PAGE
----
This is a short collection of stories, mostly told by or told about photo-journalists who spend time on assignments in Darfur, Egypt, Gaza, Afghanistan and other, unspecified parts of Africa and the Middle East. There are also a couple of (weaker) stories set in Eastern Europe - presumably Hungary.

The writer, Sandor Jaszberenyi, is himself a Hungarian photo-journalist and there is a sense that the stories are auto-biographical. Many of the stories are linked, narrated by or featuring the same Hungarian character in continuations of previous settings. Perhaps the whole adds up to a life story or perhaps it is fiction. Perhaps it is both.

The stories are unremittingly bleak. Although most are set in war, strife or unrest, the action is almost incidental. What comes across is large amounts of down-time, drinking beer and playing cards in concrete hotels, waiting indefinitely for something to kick off. The cover is a masterpiece, showing a man swimming in a rooftop pool, surrounded by razor wire and with smoke and air raids in the background. The stillness and silence of the stories is similarly incongruous with how we imagine war to be. The stories have no sentimentality and little room for compassion; the reader is expected to bring his or her own humanity to the party.

The collection has had a mixed response from critics; some have suggested that the stories become repetitive. I didn't find this to be the case, but I did drip feed the stories over several days to avoid "short story fatigue" where they all merge into one. Instead, I found each one to be a gem, giving a perfect sense of place, time and a window onto the complex characters who are drawn to countries in crisis - a mixture of local people, well meaning NGO volunteers, journalists and mercenaries. I found this short book to be rich and very satisfying.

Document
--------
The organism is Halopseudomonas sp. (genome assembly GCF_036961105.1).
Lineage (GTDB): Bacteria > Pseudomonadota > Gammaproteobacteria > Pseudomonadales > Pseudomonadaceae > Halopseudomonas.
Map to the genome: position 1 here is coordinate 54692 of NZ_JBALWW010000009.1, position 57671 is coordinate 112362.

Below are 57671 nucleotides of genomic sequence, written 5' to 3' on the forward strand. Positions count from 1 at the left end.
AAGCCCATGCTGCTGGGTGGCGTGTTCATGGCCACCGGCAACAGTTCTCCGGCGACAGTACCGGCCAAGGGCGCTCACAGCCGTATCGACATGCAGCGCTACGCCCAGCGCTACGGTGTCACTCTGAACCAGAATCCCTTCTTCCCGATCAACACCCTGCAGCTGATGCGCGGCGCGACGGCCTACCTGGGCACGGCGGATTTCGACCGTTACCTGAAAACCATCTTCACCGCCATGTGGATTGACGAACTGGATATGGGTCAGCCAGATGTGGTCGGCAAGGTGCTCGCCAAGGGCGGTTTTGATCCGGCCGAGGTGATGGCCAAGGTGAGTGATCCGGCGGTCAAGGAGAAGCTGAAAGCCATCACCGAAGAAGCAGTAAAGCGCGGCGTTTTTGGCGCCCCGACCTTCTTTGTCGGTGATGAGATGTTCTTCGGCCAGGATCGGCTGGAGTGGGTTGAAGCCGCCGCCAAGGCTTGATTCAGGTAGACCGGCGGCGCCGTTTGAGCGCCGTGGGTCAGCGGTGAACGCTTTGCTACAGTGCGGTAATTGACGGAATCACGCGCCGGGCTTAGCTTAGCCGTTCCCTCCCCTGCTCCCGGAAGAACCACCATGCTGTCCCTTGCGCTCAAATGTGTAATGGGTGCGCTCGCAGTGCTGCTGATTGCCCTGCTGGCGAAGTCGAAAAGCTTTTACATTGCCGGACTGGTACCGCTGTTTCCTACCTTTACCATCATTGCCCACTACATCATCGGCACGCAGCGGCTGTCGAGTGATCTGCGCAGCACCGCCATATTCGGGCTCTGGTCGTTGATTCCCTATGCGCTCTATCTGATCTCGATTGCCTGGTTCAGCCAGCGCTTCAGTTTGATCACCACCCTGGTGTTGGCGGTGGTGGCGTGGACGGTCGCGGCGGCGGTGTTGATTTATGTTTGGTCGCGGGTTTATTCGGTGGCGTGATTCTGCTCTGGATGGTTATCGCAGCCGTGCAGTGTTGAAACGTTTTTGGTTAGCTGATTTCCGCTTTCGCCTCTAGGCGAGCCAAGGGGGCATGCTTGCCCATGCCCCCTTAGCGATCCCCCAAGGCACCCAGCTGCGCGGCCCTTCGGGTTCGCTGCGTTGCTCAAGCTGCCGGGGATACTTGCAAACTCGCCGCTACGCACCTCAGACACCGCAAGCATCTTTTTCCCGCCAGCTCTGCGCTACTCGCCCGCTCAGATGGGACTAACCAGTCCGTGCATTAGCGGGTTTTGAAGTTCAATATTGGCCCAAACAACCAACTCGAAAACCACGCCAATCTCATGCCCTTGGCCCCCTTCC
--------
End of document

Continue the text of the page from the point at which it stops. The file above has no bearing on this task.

Hystopia
Hystopia
Price: £6.02

4.0 out of 5 stars Puzzle Box, 9 Jun. 2016
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This review is from: Hystopia (Kindle Edition)
Hystopia is a little puzzle box of a book.

The bulk of the text is a conspiracy theory story in an alternative history of the United States (clearly grounded in alternative reality by the survival of President Kennedy and his election to a third term in office) where Vietnam veterans are given medication to forget the horrors they have seen. This process – enfolding – does not always work and rogue veterans who resist the drug or start to unfold end up in Michigan, dodging the authorities and re-enacting the atrocities of war. Very specifically, we follow the pursuit of Rake, an unfolded vet who has hooked up with Meg Allen, Hank and Haze, by Singleton and Wendy, two officers in the Psych Corps. Singleton and Rake share a common history in Vietnam, but represent the different paths that veterans can follow, depending on whether they enfold or remain unfolded.

The whole thing is quite trippy, quite violent and quite pointless. Neither side seems to have any strategic objective. Both seem to be driven by powers they don’t control. And it’s certainly not a good versus evil thing – whilst the Psych Corps clearly represent “The Man” and Rake clearly represents The Individual, Rake is a violent and abusive man who is a danger to everyone he meets. Overall, I suppose it just represents an unhappy state of affairs – how do you resolve the dilemma of society and the self – answer: don’t start here.

It is very well told, switching narrative perspectives between both sides – albeit both sides told by the same strong unseen narrative voice. This allows a balance to be struck between action and editorial comment; there is a dose of philosophy coming through the narrator without having to put inauthentic expository dialogue into the mouths of the characters.